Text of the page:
Converting videos in Ubuntu using FFMPEG | The ultimate free video converter
If you are a multimedia junkie and felt it your karma to convert tons of videos and music to popular formats, then FFMPEG is the right tool for you. FFmpeg is a free video converter and so much more. It can be found in the default Ubuntu repository and also comes pre-installed in most other distro's. It's an open source project that contains an infinite number of libraries, the most noticeable among them is the libavcodec (for encoding and decoding of the audio and video data ) and libavformat( mux demux library).
Thats not all. It can also be used for more advanced functions like slowing down the frame rate, resizing the video and many more. Good news for geeks. FFmpeg is CLI based. So you don't need to struggle with those unbearable mouse clicks. The latest stable release version of FFmpeg is 0.6.
Converting a video using the command line.
Warning. Now if the word "command line" gives you a heart attack then you should probably skip this section and jump straight to the bottom of the page.
FFmpeg is mainly used for converting videos from one format to another. Duh!!. The most common syntax of using FFmpeg consists of the input of the file followed by the output file in the desired format.
ffmpeg -i inputvideo outputvideo.
Sounds so simple right? Well there is a glitch. The quality of the output (bit rates, frame rate) gets degraded when we use this format.
To avoid this problem we will use a number of options along with the command . Suppose we want to convert a .avi file to .flv video. Use the following command.
ffmpeg -i input.avi -ab 56 -ar 44100 -b 200 -r 15 -s 320x240 -f flv final.flv
After the execution processing takes place and you should see a screenshot like the one below:
No doubt, the command is very long but it is also very easy to understand. Now let's get to know those cryptic options-
- -i = input the file
- -ab = set the audio bitrate
- -ar = setting the audio frequency
- -b = video bitrate
- -r = video frame rate
- -s = size of the video display
- -f= format
- -vcodec – is the video codec we want to use during the conversion
- -acodec- It is the audio codec we want to use during the conversion
See, we told you it would be easy.
Now lets try out some more popular options.
Convert videos from .avi to divx format.
ffmpeg -i input.avi -s 320x240 -vcodec msmpeg4v2 output.avi
Convert videos from .avi to dv format
ffmpeg -i input.avi -s pal -r pal -aspect 4:3 -ar 48000 -ac 2 final.dv
Convert videos from .mpg to .avi format
ffmpeg -i input.mpg ouput.avi
Convert videos from wav file to mp3 format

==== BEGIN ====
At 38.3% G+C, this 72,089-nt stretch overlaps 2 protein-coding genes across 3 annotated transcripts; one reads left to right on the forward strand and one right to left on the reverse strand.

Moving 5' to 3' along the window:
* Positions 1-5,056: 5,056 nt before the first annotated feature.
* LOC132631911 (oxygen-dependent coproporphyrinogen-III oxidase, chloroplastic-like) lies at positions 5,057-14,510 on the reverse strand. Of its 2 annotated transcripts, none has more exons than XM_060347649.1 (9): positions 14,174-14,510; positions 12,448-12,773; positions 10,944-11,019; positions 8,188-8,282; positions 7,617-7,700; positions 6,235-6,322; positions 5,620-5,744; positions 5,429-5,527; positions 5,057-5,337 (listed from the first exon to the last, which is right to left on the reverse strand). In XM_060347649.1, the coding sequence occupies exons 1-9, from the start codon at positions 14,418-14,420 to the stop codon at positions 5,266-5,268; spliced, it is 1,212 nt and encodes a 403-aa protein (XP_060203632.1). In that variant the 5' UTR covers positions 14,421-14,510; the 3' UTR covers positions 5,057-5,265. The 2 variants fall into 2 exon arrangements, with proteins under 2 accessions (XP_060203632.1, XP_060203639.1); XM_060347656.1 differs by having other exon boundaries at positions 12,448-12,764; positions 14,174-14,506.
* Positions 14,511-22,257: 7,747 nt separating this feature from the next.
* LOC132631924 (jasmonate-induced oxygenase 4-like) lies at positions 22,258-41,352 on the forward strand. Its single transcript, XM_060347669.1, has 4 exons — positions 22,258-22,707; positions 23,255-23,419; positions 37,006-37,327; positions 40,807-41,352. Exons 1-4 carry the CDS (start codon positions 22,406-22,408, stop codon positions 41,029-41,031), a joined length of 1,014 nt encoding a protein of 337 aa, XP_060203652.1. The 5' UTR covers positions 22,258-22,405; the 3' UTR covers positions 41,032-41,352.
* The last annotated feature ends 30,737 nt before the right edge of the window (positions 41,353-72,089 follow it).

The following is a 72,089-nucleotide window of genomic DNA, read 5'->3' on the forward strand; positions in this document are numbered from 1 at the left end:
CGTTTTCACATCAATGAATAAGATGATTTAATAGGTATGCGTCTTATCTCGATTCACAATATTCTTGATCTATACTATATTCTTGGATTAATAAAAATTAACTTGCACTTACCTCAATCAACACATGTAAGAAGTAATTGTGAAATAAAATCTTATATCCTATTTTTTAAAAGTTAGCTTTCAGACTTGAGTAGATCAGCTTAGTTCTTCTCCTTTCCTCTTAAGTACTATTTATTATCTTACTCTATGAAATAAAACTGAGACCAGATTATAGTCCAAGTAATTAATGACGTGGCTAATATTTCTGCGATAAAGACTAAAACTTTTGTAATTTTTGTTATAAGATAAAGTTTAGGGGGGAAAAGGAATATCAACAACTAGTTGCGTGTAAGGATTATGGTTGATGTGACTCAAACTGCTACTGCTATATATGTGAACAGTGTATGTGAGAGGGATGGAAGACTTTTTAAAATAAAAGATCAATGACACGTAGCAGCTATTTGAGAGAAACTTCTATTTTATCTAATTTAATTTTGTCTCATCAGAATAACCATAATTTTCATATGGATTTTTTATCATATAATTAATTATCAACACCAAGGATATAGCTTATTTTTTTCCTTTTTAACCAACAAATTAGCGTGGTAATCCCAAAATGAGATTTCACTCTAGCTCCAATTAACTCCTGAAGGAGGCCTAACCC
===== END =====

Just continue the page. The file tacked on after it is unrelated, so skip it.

ffmpeg -i input.avi -vn -ar 44100 -ac 2 -ab 192 -f mp3 output.mp3
Convert videos from ogg theora to mpeg format
ffmpeg -i input.ogm -s 720x576 -vcodec mpeg2video -acodec mp3 ouput .mpg
Changing the Frame Rate
Frame rate can be defined as the number of frames displayed per sec. Frame rate is directly proportional to the speed of the video and is mainly responsible for the animation or continuous stream of images. Phew..!! Now we do not want to sound like your math teacher.
Sometimes it's necessary for the developers to slow down the frame rate of the video , so that they can better understand about the minute changes in the video. This can be done only by including the -r option.
Syntax for the same is
ffmpeg -i inputfile -r 5 outputfile.
This will create the output video with a rate of 5 frames per second. When played, you will observe the slow processing of the video.
Extracting Audio From The Video
Sometimes you only need the audio. FFmpeg is capable of extracting the audio from the videos too .
ffmpeg -i input.avi -vn -ar 44100 -ac 2 -ab 192 -f mp3 audio.mp3
The -vn option holds the key to this command. This option is used when we want to disable the video recording. Executing the upper command will extract the audio file from the input.avi and willl save it under the name of “audio.mp3” .You can add more appropriate options in between if you want to juice the maximum from this niftly tool.
Converting Images To Videos
Now here is a neat little trick.
Suppose you have a collection of images named as say image1.jpg,image2.jpg and you want to view them in the video format. FFmpeg can do this job as well. You can do this by running this command on the shell.
ffmpeg -f image2 -i image%d.jpg output.mpg.
You can also do this in the reverse. So there you go. Complete video converting in Ubuntu. Play with the options and you are likely to find more cool tricks.
So thats with the geek stuff. If you want a more comprehensive list of options then type the following command in the terminal.
WinFF : GUI Client of FFmpeg
Okay. I guess you jumped straight to this one.
If you are not comfortable with the cli , don't worry there is an equivalent GUI client for the FFmpeg called “WinFF” and it is so much more easier to use.
You can install it from the repository in ubuntu by typing
sudo apt-get install winff
To open it either use type winff in the terminal or you can go to the Applications → Sound & Video → Winff . You will see the screenshot like below
As you can see, the GUI makes the setup much more easier.
Input your video by clicking the “Add” button on the top. Then select the video and from the top down menu select the output options according to your need . Then click on the convert button on the top panel and that's it . You are done with the formating. To set the audio video rate you need to use the”options” button. It will display the extra settings panel at the bottom of the output settings just like
WinFF is also cross-platforrm, being an open source, GPL licensed software.
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